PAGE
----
Eric Grangier thought of a new word every day. It would come to him at the calmest moments of his day. There were a lot of those, him being who he was. British in everything but legal identity, he preferred his humor dry and his weather stormy and his nights in. He did not enjoy media in common form, and his favorite mode of entertainment came through sitting on a starchy green settee, staring at the wall across from him, studying the intricacies of the stitched wallpaper, thinking on whatever word had appeared that day.
Tonight it came a little later, the word. During his evening shower, right before his nighttime tea. The water was a little cold, so while he left it running, he stepped quickly to the closet across the hallway and gave the water heater a kick. When he came back, hints of steam were already fogging his glasses, and he undressed to step in. Perhaps the water had been heating up all along, his patience just hadn’t yielded the normal amount of time he usually gave to waiting. That was a strange thought.
Blinking twice from the idea that he was growing impertinent without realizing it, he reached for the soap above him and grabbed empty air. The soap shelf was two inches to the left. He looked up and then down. There were already soap suds circling the drain. Had he already bathed?
The word seemed to spell itself out with the small bubbles that were dotting the tiles of the bathtub. Bubbles from a shower he did not remember taking. His hair was wet, but he could not tell if it was wet from the time he had been standing under the stream of water or wet after a rinse. Was he clean? Could he step out and dry off?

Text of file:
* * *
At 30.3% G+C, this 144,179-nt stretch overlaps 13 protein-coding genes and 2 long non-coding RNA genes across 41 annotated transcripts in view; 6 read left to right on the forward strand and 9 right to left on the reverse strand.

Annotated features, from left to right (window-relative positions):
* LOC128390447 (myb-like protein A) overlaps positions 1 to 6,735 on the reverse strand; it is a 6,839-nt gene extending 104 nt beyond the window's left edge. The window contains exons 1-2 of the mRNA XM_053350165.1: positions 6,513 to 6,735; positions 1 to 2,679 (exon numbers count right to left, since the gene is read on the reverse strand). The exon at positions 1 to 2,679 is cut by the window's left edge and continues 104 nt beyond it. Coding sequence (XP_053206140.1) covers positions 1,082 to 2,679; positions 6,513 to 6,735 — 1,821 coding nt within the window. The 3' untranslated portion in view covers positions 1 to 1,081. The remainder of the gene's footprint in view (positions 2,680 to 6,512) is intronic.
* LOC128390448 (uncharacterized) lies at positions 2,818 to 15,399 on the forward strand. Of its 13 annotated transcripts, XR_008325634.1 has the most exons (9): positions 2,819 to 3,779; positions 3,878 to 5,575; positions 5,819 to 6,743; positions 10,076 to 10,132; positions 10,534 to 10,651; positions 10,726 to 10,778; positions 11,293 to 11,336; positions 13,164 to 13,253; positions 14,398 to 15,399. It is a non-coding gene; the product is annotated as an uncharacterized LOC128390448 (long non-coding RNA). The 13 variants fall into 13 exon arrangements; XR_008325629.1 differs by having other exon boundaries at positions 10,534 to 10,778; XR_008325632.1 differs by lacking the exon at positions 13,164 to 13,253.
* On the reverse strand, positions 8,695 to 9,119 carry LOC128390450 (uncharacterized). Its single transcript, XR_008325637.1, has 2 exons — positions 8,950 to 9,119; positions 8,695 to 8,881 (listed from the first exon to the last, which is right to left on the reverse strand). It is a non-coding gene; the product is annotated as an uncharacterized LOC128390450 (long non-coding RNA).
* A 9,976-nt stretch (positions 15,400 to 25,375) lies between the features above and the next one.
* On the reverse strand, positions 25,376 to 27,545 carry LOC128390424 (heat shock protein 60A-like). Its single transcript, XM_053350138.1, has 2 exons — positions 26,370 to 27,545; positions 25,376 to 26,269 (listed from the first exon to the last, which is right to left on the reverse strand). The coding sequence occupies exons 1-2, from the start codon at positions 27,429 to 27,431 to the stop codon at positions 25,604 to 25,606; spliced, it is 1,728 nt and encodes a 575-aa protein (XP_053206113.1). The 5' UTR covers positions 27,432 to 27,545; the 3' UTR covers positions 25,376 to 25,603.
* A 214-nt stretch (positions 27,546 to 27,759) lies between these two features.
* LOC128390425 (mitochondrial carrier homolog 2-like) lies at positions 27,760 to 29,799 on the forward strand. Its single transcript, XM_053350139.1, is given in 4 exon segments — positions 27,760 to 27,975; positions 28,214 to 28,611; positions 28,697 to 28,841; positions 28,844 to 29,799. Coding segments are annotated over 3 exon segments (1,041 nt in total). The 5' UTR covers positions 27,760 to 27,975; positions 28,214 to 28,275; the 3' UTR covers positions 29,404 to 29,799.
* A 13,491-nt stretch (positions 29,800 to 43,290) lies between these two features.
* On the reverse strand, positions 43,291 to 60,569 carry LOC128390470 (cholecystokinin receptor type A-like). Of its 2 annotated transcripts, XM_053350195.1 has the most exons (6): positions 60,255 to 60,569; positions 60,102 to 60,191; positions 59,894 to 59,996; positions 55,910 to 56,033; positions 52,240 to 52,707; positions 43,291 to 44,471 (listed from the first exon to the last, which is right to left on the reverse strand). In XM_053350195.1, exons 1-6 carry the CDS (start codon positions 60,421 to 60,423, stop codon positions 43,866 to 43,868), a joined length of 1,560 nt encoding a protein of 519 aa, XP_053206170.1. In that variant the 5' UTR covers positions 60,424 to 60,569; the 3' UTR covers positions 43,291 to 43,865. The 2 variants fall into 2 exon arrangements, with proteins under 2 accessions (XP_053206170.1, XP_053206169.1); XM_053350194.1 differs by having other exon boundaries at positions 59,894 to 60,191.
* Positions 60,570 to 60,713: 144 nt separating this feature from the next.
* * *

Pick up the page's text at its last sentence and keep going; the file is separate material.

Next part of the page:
Eric washed himself once more, for reassurance. He liked to be sure.
He would usually put the water on the stove to boil as he showered, for he was a simple man, and his showers never would cap a full five minutes. But shrugging on his robe on this peculiar night, he could hear the kettle whistling with the whine of being forgotten.
He left the kettle whistling as he sifted leaves into chipped porcelain.
He had once heard that earl grey tea was in actuality a different color once you tasted it. This blend was nicely accented. It had grown as a blue flower, with petals lively enough to swoon bees. Then it was harvested and pressed and dried, added into boring curls of camellia sinensis, and packaged in an airtight bundle until untied and lovingly placed into his wooden caddy for his favorite leaves.
The true life of the tea began when he tipped the kettle over and a steady stream of hot water unfurled the earl grey. The way that the sugar would hide itself in between the pockets of each droplet. The milk and the way it drew swirls of contrasting colors before reaching an equilibrium. Did the tea get lighter or did the milk get darker? He liked to think about it.
Today, as he stirred he thought about his word for the day.
“Ephemeral.” Short-lived. Not lasting. Transient and surface.
Much like the way you could see the crystals of sugar for just a moment before they completely dissolved in the hot tea.
Eric made an intentional effort to stir slowly today. He tried to be calmer. But that was one of those things that could not be forced, he quickly realized. Instead, he lost himself in the swirls of the milk and tea. He made his thoughts just like those gentle laps mixing.